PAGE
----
Just Opened: Oliver and Bonacini Café Grill. We take a peek inside the empire’s new downtown outpost
Calling dibs on a bit of real estate at Yonge and Front is a savvy move. The restaurants of Michael Bonacini and Peter Oliver keep popping up here like rabbits. (Succulent braised rabbits.) Within a five-minute walk are Canoe, Biff’s, Jump and now the latest incarnation of Oliver and Bonacini Café Grill. This is the land of the expense account, overflowing with suits in search of posh versions of comfort foods that don’t skimp on the cheese and cream—like, say, O&B’s pancetta and mushroom pizzetta ($16) and macaroni and cheese with Balderson cheddar ($15). Chef Michael Bonacini, however, sees the area as more than just a financial district: “Clearly, we love the lower Yonge and Bay Street area. It’s got a great mix of business, residential, sports and theatre, and visitors. It’s a heartbeat.”
And our heartbeats slow right down when we step into the O&B Café Grill’s enormous 14,500-square-foot space. With room for 230 people, part of the mission of the Café Grill was to create a downtown Oliver and Bonacini location where it is “really easy to get in for a quick bite.” The space has the sort of simple palette—blacks, dark greys, off-whites—designed to calm nerves. To that end, O&B’s mixologist, Adrian Stein, has created lush cocktails, including the staff favourite: the cucumber and blueberry caipiroska (Stolichnaya Blueberi, sparkling elderflower, fresh cucumber and muddled blueberries, $11). O&B is wisely keeping the construction façade up until after the G20, when we’ll be able to experience the caipiroska in its natural habitat—on the patio.
For now, the caipiroska is unique to the new location, as the Café Grills have similar but not identical menus. Dish development is a collaborative process among the respective chefs de cuisine. “We will tweak individual menus as need be,” Bonacini says. “We also try to use great local ingredients wherever possible.”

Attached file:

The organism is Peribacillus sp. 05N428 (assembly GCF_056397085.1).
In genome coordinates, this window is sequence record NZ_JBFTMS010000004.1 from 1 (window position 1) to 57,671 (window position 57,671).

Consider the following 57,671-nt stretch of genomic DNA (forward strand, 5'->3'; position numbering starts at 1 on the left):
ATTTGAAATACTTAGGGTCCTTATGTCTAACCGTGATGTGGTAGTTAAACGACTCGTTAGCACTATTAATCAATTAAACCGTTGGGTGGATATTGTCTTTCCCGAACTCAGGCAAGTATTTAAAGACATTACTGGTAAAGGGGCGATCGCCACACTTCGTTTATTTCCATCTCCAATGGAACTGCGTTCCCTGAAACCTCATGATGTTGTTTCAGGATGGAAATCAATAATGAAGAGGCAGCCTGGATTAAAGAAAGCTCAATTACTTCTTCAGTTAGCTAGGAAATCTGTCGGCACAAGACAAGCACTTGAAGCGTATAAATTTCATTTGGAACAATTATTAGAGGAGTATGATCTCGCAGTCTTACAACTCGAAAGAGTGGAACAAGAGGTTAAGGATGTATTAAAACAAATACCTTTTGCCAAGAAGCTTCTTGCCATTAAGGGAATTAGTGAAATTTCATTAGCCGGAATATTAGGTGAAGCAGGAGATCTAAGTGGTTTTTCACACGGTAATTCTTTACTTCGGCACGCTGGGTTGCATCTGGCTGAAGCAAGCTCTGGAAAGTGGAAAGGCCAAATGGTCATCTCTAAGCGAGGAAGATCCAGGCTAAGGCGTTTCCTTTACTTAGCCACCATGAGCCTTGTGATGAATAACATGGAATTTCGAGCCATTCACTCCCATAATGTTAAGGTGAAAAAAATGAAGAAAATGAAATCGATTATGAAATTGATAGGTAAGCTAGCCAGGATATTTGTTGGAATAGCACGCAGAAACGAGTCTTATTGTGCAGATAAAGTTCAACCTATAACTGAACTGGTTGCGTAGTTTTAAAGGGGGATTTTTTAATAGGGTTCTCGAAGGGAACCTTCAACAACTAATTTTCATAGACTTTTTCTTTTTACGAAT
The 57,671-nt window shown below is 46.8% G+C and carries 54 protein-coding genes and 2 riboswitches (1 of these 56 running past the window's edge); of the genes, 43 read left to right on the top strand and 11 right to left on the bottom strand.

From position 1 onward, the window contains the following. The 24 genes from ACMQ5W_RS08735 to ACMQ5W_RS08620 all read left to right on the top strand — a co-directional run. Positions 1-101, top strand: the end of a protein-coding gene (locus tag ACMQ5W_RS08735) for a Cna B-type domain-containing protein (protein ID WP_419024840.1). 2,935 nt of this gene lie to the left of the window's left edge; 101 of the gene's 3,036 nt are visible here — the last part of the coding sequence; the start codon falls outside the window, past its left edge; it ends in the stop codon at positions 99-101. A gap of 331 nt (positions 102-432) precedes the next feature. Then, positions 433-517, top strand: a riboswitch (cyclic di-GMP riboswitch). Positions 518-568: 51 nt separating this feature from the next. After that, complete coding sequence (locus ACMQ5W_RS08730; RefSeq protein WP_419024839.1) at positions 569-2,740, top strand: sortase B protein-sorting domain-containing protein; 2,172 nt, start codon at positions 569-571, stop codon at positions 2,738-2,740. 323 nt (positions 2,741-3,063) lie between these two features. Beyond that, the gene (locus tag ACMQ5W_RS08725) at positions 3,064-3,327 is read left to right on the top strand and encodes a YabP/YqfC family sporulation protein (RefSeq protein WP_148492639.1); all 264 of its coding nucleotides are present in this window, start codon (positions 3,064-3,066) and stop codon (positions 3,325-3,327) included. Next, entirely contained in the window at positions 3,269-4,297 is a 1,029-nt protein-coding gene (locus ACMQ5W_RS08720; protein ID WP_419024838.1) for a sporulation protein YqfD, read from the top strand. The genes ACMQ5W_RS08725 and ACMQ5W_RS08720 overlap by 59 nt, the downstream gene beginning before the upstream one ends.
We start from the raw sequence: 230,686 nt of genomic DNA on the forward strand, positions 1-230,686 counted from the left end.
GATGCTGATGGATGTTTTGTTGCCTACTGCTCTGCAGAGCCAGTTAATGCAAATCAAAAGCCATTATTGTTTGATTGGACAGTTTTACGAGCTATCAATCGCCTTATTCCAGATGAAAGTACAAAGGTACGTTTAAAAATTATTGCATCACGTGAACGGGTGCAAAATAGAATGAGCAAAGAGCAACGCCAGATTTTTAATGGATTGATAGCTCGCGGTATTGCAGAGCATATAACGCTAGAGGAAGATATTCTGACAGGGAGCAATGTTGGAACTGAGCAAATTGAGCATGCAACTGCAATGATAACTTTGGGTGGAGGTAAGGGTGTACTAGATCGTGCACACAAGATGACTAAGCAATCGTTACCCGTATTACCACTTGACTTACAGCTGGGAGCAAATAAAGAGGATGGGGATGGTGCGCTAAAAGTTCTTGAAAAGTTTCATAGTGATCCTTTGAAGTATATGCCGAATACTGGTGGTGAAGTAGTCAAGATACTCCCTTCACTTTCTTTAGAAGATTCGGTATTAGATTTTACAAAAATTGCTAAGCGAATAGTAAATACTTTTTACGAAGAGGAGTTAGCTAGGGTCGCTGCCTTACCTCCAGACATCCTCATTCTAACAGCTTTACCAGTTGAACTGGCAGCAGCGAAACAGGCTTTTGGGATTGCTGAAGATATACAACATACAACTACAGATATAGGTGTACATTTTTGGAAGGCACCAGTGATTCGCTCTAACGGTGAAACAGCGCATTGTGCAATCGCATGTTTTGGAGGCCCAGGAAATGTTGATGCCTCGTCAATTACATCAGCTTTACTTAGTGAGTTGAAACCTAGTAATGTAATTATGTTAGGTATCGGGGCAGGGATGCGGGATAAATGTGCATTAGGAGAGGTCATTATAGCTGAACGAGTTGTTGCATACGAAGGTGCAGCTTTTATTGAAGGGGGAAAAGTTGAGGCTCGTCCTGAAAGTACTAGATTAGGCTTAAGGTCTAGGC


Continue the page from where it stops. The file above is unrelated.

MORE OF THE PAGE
Semi-private semi-raised booths line a far wall, and a large banquette tucked behind the entryway features a rustic tabletop. Over by the mushroom wall (an enlarged photo of fungus overlaid with Anthony Walsh’s culinary scribbles) are light fixtures resembling giant overturned milk pails. Elsewhere are the naked light bulbs that seem omnipresent in Toronto restaurants these days.
Chef Markus Bestig rose through the ranks of Oliver and Bonacini, just as predicted in 2007. Such progression is common in the O&B world, which has enough locations to train staff from scratch, while moving proven up-and-comers to the newer venues. Chef Bonacini notes, “At Front and Yonge, we have team members that have come from Waterloo, Bayview Village, Oakville and Blue Mountain. It’s great to have that depth of experience when you’re first opening.”
This year, O&B has plenty of first openings to go around: O&B Café Grill is the first of three new restaurants in 2010. Later this summer, they will open the other two in the TIFF Bell Lightbox: “We knew it was going to be a busy year for us, but both opportunities were too good to resist.”
Lindsey and Gerry Anacleto (who designed this and the last four Café Grills) will also design the O&B event space at the Lightbox (by KPMB). But the look and feel of the two Lightbox restaurants will be something new again. Bonacini promises something “completely unique from anything else you’ve seen from O&B.”
Oliver and Bonacini Café Grill, 33 Yonge St., 647-260-2070, oliverbonacini.com.